From the 13th century to the advent of the railway in the early 20th century, Safranbolu was an important caravan station on the main East–West trade route.
The Old Mosque, Old Bath and Süleyman Pasha Medrese were built in 1322. During its apogee in the 17th century, Safranbolu’s architecture influenced urban development throughout much of the Ottoman Empire..
Safranbolu displays its extremely rich historical and cultural heritageTurkish architecture, all preserved in their original environment.
These structures include the public buildings such as Cinci Hodja Kervansaray and Cinci Hodja Hamam, Mosques of Koprulu Mehmet and Izzet Mehmet Pashas, The Tennaries Clock tower, Old hospital premises,
The guild of shoe makers, The Incekaya aqueduct, The old city hall and fountains as well as hundreds of private residences.
Rock tombs and tumulus just outside the city are also of interest. through 1008 architectural structures displaying a good example of
Safranbolu was placed in the world Cultural Heritage list by UNESCO in appreciation of the successful efforts in the preservation of its heritage as a whole.
Safranbolu has deserved its real name for its houses.
(Cappadocia) Area 60 million years ago, Erciyes, Mount Hasan and Güllüdağ layers of lava and ash soft, eroded by wind and rain over millions of years has emerged.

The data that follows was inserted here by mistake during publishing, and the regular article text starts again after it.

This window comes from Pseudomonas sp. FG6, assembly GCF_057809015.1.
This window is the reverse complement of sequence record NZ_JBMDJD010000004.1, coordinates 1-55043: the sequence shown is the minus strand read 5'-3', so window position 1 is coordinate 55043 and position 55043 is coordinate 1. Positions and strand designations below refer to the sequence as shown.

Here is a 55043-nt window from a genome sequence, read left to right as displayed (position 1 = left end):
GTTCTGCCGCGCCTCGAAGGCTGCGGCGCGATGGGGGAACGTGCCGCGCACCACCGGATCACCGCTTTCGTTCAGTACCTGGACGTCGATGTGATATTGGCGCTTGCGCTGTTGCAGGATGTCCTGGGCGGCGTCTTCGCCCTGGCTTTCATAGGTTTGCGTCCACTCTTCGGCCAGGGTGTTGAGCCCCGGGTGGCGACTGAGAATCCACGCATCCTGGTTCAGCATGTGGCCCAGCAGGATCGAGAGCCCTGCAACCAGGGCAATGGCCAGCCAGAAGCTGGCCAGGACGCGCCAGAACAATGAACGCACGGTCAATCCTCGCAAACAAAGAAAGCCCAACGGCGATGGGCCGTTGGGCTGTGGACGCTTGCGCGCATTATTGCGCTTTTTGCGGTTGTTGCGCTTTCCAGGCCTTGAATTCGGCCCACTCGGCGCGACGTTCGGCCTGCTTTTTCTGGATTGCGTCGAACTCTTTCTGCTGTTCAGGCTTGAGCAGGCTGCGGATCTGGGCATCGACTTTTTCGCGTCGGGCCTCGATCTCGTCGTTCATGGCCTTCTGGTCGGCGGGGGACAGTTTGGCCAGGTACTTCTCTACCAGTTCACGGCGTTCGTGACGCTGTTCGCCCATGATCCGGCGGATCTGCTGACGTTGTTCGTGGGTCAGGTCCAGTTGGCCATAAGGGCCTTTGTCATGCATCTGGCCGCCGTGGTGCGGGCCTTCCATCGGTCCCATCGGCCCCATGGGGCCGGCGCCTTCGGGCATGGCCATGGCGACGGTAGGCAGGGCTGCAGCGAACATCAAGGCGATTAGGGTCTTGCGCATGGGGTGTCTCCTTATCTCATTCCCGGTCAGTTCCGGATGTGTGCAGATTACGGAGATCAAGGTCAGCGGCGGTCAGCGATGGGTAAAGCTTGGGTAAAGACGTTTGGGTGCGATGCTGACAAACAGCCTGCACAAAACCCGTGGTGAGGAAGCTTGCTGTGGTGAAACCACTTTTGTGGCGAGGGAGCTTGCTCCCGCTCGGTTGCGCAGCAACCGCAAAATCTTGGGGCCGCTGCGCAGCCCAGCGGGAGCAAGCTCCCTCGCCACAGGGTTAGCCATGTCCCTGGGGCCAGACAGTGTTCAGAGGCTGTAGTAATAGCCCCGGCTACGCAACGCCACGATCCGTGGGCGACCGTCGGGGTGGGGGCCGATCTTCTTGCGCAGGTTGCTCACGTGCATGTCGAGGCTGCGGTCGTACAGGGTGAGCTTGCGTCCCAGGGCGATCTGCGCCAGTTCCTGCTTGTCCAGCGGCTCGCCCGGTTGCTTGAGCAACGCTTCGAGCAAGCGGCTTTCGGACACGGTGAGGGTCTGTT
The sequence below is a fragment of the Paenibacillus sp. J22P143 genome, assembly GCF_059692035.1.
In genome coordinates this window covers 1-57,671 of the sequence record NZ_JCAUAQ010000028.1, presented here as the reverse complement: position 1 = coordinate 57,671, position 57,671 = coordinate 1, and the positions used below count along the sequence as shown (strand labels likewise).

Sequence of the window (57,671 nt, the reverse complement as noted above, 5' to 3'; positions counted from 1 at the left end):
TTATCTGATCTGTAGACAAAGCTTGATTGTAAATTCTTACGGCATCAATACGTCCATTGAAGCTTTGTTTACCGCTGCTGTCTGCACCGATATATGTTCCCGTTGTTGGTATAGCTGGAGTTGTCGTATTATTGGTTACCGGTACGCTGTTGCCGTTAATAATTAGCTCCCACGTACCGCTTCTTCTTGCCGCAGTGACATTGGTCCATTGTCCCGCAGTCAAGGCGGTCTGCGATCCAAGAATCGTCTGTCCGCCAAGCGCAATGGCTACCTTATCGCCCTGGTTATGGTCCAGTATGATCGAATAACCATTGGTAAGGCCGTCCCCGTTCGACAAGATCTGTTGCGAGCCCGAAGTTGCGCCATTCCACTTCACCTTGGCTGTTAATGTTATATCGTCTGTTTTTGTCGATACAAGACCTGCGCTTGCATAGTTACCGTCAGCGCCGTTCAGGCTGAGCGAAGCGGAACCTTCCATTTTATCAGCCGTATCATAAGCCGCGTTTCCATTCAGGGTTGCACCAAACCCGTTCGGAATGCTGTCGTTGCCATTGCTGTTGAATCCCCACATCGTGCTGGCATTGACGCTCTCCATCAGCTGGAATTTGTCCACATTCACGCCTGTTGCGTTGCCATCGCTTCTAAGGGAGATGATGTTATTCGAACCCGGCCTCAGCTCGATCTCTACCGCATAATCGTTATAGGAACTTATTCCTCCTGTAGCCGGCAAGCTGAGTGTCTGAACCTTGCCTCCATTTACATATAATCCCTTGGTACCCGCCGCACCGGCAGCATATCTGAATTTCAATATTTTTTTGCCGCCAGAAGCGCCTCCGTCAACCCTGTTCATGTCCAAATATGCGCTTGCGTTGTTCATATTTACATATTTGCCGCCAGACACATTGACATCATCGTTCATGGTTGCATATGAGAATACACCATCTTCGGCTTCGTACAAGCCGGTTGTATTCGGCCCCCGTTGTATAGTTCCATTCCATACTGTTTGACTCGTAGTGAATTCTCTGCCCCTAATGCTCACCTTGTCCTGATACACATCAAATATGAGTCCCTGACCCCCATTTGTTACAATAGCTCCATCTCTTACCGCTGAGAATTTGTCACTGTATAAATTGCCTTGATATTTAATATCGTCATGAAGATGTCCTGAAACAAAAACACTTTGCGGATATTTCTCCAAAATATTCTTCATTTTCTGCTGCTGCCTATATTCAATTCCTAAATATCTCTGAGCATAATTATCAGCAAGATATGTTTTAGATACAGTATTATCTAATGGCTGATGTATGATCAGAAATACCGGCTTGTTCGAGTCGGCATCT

Human settlement dates back to the Paleolithic period.
Hittites land has been one of the most important center in later periods.
Houses and churches carved into the rock, escape the dominance of the Roman Empire, the region has become a haven for Christians huge.
Region of Cappadocia, Nevsehir, particularly in the Kırşehir, Nigde, spread over the provinces of Aksaray and Kayseri region.
Cappadocian region is a place of nature and history.
Chimney Rocks events, creating geographical, historical process, the people within this peribacalarının home, church, engraved, decorated with frescoes by them, carried the traces of civilizations for thousands of years.
Human settlements date back to the Paleolithic period written history of Cappadocia begins with the Hittites.